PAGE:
TalentWhat does ‘career transition’ mean today?

What does 'career transition' mean today?

Is 'career transition' just another word for outplacement, or does it have another meaning in the modern workplace? Kate Keaney, CEO, Connor HR, investigates.

By Kate Keaney, CEO, Connor HR.


What does “career transition” mean to you? For many, it’s manager speak for leaving your job – like “moving on” or “being let go” — in other words, a synonym for “redundancy”. But career transition encompasses a range of scenarios, of which redundancy is just one.

Let’s take a step back for a moment and consider what the word “transition” means: the process or a period of changing from one state or condition to another. That could apply to a multitude of career scenarios:

  • Seeking promotion or a role change
  • Moving to part-time hours or taking retirement
  • Evaluating what’s next for you and your career
  • Maternity/paternity career breaks
  • Travelling/gap years/sabbaticals
  • Caring for a relative

Each one of these scenarios poses a risk to an organisation — the risk of losing a valued employee. So how can you prepare for and mitigate that risk while still supporting your people?

Support for any kind of career change

The changing nature of the workplace means that many fewer people have or expect a job for life these days. An employee’s career journey is likely to change lanes and gears many times before they reach retirement.

Supporting employees through these moments of change gives you a chance to retain them, if you can, or to manage their departure from your organisation in a way that doesn’t disrupt business as usual. It also helps strengthen your employer brand and position you as an employer of choice, by showing you value and invest in your people.

One instance of this is women going on, and returning from, maternity leave. One of our large public-sector clients found that more than half of their female employees were leaving voluntarily within two years of maternity leave. By supporting these employees in an objective, constructive way, you can help them to make informed decisions about whether they come back to work or not – and then support them as they adjust back into the workplace if they do return.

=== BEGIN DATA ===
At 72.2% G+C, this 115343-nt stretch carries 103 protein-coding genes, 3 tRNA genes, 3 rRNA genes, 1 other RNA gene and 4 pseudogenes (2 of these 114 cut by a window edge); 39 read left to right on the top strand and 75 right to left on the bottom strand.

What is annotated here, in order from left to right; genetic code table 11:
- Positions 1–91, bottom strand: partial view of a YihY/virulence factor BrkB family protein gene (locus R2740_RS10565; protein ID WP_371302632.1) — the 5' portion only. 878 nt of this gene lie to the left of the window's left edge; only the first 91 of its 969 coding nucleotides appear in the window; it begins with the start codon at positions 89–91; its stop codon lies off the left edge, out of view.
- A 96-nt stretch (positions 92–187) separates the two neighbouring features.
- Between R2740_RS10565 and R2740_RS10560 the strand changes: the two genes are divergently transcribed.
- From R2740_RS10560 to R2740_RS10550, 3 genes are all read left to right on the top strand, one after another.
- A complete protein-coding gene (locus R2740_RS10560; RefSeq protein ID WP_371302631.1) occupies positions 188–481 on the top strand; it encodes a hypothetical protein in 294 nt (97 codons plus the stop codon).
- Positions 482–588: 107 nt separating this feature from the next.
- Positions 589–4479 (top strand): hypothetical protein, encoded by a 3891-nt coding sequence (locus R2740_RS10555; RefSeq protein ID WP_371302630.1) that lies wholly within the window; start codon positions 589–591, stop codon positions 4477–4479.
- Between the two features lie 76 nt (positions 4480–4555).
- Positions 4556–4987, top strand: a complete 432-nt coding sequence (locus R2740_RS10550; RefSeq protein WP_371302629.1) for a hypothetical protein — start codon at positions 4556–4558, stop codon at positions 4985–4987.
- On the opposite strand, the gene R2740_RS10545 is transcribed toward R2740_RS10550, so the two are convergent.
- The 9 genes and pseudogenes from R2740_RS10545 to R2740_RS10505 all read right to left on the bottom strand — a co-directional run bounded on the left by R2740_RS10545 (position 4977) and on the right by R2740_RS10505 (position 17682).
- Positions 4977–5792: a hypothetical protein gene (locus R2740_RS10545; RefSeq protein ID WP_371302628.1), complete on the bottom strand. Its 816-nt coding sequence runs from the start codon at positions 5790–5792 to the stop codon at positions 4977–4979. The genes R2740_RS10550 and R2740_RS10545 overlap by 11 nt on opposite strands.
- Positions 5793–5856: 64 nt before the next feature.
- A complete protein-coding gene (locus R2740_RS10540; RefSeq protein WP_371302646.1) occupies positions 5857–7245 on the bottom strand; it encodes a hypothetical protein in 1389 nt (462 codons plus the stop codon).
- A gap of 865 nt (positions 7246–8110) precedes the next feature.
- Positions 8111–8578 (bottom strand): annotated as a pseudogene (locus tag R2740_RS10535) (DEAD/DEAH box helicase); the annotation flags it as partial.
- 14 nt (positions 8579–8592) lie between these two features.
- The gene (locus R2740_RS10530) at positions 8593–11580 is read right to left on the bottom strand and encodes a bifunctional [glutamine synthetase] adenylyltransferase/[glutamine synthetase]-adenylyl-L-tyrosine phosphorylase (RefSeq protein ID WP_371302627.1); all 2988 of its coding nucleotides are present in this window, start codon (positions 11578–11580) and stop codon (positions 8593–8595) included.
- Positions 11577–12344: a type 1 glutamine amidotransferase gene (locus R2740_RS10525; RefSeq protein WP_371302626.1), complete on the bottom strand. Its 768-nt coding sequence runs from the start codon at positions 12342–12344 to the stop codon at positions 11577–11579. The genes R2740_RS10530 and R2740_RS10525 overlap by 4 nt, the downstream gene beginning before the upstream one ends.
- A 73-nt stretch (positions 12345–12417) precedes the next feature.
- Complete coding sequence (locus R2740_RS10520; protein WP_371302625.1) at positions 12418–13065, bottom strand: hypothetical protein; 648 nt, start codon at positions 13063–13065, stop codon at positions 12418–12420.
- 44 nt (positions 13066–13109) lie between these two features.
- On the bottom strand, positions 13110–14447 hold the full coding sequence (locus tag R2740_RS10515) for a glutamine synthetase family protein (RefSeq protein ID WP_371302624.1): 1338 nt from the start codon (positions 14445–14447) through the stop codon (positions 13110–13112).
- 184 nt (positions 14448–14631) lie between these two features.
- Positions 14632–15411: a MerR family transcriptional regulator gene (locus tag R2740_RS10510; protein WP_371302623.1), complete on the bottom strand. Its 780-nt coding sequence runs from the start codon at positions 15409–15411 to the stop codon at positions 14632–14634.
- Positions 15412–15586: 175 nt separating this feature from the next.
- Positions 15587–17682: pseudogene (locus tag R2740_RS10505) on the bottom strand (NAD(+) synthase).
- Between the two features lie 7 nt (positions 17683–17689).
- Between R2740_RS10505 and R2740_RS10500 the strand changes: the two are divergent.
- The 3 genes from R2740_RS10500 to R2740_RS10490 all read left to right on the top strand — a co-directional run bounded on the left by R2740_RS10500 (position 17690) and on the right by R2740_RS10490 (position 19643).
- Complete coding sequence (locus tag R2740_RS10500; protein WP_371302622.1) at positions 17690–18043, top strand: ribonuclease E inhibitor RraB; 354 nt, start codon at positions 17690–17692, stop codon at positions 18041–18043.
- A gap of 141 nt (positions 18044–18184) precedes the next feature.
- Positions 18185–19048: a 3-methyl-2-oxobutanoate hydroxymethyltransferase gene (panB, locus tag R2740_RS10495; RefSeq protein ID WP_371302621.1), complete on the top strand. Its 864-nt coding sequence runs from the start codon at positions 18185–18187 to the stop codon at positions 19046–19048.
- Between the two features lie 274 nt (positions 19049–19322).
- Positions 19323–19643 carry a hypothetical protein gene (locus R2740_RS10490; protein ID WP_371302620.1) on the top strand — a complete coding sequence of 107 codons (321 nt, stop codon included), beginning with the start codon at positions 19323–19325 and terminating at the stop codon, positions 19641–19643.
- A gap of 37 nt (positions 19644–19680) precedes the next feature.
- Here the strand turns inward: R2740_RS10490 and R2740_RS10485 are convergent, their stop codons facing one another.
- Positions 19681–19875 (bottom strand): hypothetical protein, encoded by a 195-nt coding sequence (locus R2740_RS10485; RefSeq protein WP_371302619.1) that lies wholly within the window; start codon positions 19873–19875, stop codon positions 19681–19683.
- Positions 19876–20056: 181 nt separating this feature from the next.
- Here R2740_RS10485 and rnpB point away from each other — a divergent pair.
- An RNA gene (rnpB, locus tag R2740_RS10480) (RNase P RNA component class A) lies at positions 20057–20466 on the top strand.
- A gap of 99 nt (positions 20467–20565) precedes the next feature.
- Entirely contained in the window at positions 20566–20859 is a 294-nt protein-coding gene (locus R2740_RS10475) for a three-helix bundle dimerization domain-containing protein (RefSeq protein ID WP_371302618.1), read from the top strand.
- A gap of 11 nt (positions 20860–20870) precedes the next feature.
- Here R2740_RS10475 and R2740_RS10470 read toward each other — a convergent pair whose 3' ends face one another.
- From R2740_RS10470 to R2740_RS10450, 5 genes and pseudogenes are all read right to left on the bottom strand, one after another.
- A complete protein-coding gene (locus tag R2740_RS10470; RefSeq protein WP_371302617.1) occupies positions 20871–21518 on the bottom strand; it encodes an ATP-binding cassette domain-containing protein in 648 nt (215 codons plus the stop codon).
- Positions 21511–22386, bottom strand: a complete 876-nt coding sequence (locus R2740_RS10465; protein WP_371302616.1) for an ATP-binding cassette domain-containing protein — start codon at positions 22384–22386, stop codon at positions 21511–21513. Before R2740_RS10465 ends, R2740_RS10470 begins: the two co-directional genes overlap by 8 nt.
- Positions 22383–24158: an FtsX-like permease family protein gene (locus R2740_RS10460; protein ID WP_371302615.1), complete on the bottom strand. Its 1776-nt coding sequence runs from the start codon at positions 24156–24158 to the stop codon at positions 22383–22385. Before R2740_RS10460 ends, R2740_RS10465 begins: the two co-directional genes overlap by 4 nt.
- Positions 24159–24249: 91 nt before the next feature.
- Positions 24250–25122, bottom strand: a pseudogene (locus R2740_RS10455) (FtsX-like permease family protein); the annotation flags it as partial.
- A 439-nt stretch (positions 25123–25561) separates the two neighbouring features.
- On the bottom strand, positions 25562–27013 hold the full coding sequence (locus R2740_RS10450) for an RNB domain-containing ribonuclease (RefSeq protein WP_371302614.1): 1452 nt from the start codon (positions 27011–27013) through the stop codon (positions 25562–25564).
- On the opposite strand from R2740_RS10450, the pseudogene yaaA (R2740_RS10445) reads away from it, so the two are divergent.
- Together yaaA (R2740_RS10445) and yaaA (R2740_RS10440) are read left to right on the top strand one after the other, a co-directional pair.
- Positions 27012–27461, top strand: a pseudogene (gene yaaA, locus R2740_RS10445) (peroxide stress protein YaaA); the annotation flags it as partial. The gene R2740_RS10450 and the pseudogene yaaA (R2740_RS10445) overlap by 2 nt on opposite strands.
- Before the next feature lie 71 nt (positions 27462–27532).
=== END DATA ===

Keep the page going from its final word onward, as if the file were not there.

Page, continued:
Another great example is individuals who seem to have ‘stalled’ in your organisation. Perhaps they were making great progress, but this has now ground to a halt, or they are seeming to disengage from their work and your organisation. It’s likely that these people are needing to make a decision about their career – perhaps they aren’t happy in the role they’re in right now. An intervention designed to help that individual decide what’s missing from their role will help them determine the right path forward, whether that’s  development to make them more effective or stretch them in their current role, a different role in your organisation, or a role in a different organisation. Whatever the decision, you’re able to either retain that person and keep them productive, or manage their transition with minimal disruption to the organisation and their colleagues.

Of course, retirement is a different story — you can’t keep someone while they retire from work. We are constantly being told that we need to work for longer if we want to maintain the standard of living we’ve come to expect in 2019; one result of which is that people are increasingly reluctant to start thinking about retirement. Given that the percentage of the UK population over 65 is estimated to exceed 20% within the next ten years according to the Office of National Statistics (ONS), this means that organisations everywhere are likely to find their talent pipelines under threat as positions at the top of the organisation don’t open up, or employees that would ideally like to move towards retirement don’t know how to have this conversation and become disruptive.

Supporting your valued employees with retirement transition services helps them to retire in an orderly (and timely) manner, with open communication back to the organisation. Then, your organisation can properly manage its talent pipeline, ensuring that senior positions become available for talented young individuals before they become bored and look elsewhere, as well as helping the employees who are moving on adjust to this new phase of life.

Nurture and retain your key people

When organisations view career transition as a synonym for people leaving, they miss out on so many opportunities to develop and grow their workforce in a controlled, orderly way, and keep talented individuals on board.

Rather than seeing the dynamic nature of the modern workplace as a threat, look on it as an opportunity instead — an opportunity to bring out the very best in your people.

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